To send content items to your account,
please confirm that you agree to abide by our usage policies.
If this is the first time you use this feature, you will be asked to authorise Cambridge Core to connect with your account.
Find out more about sending content to .
To send content items to your Kindle, first ensure email@example.com
is added to your Approved Personal Document E-mail List under your Personal Document Settings
on the Manage Your Content and Devices page of your Amazon account. Then enter the ‘name’ part
of your Kindle email address below.
Find out more about sending to your Kindle.
Note you can select to send to either the @free.kindle.com or @kindle.com variations.
‘@free.kindle.com’ emails are free but can only be sent to your device when it is connected to wi-fi.
‘@kindle.com’ emails can be delivered even when you are not connected to wi-fi, but note that service fees apply.
Autonomy is a key factor in the reduction of inequitable physical healthcare among people with severe mental illness compared with the general population.
To clarify the critical mechanism underlying autonomy in physical health promotion based on the perspectives of people with severe mental illness.
We employed a conventional content analysis of narrative data from the Healthy Active Lives in Japan (HeAL Japan) workshop meetings.
‘Inhibited autonomy’ was extracted as a central component and shaped by the users’ experiences, both in a healthcare setting and in real life. This component emerged based on the lack of an empowerment mechanism in psychiatric services.
A barrier to the encouragement of autonomy in physical health promotion was found in current psychiatric services. An effective strategy should be explored to foster an empowerment mechanism in psychiatric and mental health services.
In April 2016, the Japanese government introduced an additional benefit for dementia care in acute care hospitals (dementia care benefit) into the universal benefit schedule of public healthcare insurance program. The benefit includes a financial disincentive to use physical restraint. The present study investigated the association between the dementia care benefit and the use of physical restraint among inpatients with dementia in general acute care settings.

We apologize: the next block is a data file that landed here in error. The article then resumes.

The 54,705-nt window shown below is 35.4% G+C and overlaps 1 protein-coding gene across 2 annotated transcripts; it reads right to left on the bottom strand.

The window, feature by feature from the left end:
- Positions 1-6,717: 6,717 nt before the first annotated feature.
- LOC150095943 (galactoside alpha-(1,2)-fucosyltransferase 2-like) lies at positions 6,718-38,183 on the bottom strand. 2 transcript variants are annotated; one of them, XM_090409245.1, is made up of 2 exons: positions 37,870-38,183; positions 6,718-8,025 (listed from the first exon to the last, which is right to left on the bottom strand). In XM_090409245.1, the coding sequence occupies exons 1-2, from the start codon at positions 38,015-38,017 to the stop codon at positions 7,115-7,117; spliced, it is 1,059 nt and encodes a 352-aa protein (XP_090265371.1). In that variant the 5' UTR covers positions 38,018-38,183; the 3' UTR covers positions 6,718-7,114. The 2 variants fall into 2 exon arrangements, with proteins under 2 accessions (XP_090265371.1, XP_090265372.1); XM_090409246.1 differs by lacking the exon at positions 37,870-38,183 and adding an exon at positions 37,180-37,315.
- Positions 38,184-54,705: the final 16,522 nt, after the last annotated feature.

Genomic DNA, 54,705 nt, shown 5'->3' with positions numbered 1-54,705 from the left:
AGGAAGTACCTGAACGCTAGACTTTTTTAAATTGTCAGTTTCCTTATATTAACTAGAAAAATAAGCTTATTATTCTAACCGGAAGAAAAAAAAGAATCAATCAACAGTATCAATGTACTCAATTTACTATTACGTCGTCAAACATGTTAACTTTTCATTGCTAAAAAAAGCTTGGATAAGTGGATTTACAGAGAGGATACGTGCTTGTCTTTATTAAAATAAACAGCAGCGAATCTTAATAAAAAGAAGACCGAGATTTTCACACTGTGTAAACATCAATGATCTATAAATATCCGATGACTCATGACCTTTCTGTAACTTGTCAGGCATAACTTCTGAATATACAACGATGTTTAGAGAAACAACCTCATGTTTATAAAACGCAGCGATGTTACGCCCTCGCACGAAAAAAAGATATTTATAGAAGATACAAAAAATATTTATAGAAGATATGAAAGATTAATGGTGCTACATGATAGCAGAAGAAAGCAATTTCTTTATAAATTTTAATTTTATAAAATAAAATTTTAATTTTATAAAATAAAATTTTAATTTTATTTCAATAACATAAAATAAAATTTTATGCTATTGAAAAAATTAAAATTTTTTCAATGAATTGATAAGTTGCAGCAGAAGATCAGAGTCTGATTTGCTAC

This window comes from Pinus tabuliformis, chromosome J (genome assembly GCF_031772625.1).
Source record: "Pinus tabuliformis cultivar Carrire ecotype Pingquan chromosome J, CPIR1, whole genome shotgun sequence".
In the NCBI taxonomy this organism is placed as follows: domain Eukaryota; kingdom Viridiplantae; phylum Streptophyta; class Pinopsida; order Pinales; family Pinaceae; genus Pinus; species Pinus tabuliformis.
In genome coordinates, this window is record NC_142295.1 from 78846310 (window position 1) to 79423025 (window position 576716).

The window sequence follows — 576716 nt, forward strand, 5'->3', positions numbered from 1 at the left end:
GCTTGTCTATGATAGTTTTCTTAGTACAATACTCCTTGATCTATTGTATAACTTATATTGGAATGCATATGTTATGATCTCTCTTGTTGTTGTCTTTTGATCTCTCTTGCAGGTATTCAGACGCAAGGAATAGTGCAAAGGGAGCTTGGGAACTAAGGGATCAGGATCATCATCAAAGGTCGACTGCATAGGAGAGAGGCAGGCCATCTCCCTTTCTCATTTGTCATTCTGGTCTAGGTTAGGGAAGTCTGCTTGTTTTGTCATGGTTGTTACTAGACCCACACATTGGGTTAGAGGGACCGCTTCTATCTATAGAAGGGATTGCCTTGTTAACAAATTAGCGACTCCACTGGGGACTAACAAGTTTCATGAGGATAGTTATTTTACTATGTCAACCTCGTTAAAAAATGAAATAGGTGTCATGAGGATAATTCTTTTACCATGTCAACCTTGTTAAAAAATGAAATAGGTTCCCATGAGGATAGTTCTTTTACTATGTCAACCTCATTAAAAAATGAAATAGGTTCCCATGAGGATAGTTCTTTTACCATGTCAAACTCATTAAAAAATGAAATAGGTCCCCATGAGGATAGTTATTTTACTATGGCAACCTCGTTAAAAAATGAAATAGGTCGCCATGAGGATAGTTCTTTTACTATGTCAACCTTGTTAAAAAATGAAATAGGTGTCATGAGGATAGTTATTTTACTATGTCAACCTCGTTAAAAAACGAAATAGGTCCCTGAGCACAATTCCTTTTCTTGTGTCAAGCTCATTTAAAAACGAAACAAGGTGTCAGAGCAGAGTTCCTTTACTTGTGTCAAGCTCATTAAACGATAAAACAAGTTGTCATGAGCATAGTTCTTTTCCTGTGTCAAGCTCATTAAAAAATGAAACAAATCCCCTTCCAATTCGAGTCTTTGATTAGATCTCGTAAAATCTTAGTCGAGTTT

A national cross-sectional study design was used. Eight types of care units from acute care hospitals under the public healthcare insurance program were invited to participate in this study. A total of 23,539 inpatients with dementia from 2,355 care units in 937 hospitals were included for the analysis. Dementia diagnosis or symptoms included any signs of cognitive impairment. The primary outcome measure was “use of physical restraint.”
Among patients, the point prevalence of physical restraint was 44.5% (n = 10,480). Controlling for patient, unit, and hospital characteristics, patients in units with dementia care benefit had significantly lower percentage of physical restraint than those in any other units (42.0% vs. 47.1%; adjusted odds ratio, 0.76; 95% confident interval [0.63, 0.92]).
The financial incentive may have reduced the risk of physical restraint among patients with dementia in acute care hospitals. However, use of physical restraint was still common among patients with dementia in units with the dementia care benefit. An educational package to guide dementia care approach including the avoidance of physical restraint by healthcare professionals in acute care hospitals is recommended.
Dementia involves a progressive decline in many functional areas. Policy and practice guidelines should cover the entire course of the disease from early detection to the end-of-life. The present study aimed to evaluate the contents of national dementia strategies with a focus on palliative care content.
We employed qualitative content analyses. Sixteen national dementia strategies from 14 countries were reviewed. Using open coding, the contents were compared to the domains and recommendations of the palliative care in dementia white paper of the European Association for Palliative Care (EAPC).
Although palliative care was not explicitly referred to in eight of the 14 countries and only to a limited extent in three countries, a number of domains from the EAPC white paper were well represented, including “person-centered care, communication, and shared decision making”; “continuity of care”; and “family care and involvement.” Three countries that referred to palliative care did so explicitly, with two domains being well represented: “education of the health care team”; and “societal and ethical issues.” The strategies all lacked reference to the domain of “prognostication and timely recognition of dying” and to spiritual caregiving.
National dementia strategies cover part of the recent definition of palliative care in dementia, although they do not frequently label these references as “palliative care.” In view of the growing numbers of people dying with dementia, preparation for the last phase of life should be added to national strategies.
Email your librarian or administrator to recommend adding this to your organisation's collection.